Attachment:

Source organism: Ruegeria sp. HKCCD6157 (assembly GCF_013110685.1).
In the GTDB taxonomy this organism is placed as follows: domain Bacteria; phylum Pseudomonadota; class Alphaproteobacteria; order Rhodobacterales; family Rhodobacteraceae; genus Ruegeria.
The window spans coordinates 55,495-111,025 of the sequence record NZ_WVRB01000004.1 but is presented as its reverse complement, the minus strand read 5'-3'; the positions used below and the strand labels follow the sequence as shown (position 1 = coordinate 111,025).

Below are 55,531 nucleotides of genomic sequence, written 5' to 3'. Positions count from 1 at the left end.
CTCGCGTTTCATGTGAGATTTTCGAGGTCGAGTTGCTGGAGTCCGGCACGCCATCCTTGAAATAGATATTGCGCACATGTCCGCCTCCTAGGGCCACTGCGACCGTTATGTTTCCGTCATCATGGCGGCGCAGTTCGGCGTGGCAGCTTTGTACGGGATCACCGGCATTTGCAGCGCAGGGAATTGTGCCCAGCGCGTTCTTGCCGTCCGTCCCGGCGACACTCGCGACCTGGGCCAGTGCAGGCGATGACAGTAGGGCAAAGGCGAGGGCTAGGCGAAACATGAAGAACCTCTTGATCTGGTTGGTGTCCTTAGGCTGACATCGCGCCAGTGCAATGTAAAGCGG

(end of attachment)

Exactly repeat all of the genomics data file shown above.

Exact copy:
Source organism: Ruegeria sp. HKCCD6157 (assembly GCF_013110685.1).
In the GTDB taxonomy this organism is placed as follows: domain Bacteria; phylum Pseudomonadota; class Alphaproteobacteria; order Rhodobacterales; family Rhodobacteraceae; genus Ruegeria.
The window spans coordinates 55,495-111,025 of the sequence record NZ_WVRB01000004.1 but is presented as its reverse complement, the minus strand read 5'-3'; the positions used below and the strand labels follow the sequence as shown (position 1 = coordinate 111,025).

Below are 55,531 nucleotides of genomic sequence, written 5' to 3'. Positions count from 1 at the left end.
CTCGCGTTTCATGTGAGATTTTCGAGGTCGAGTTGCTGGAGTCCGGCACGCCATCCTTGAAATAGATATTGCGCACATGTCCGCCTCCTAGGGCCACTGCGACCGTTATGTTTCCGTCATCATGGCGGCGCAGTTCGGCGTGGCAGCTTTGTACGGGATCACCGGCATTTGCAGCGCAGGGAATTGTGCCCAGCGCGTTCTTGCCGTCCGTCCCGGCGACACTCGCGACCTGGGCCAGTGCAGGCGATGACAGTAGGGCAAAGGCGAGGGCTAGGCGAAACATGAAGAACCTCTTGATCTGGTTGGTGTCCTTAGGCTGACATCGCGCCAGTGCAATGTAAAGCGG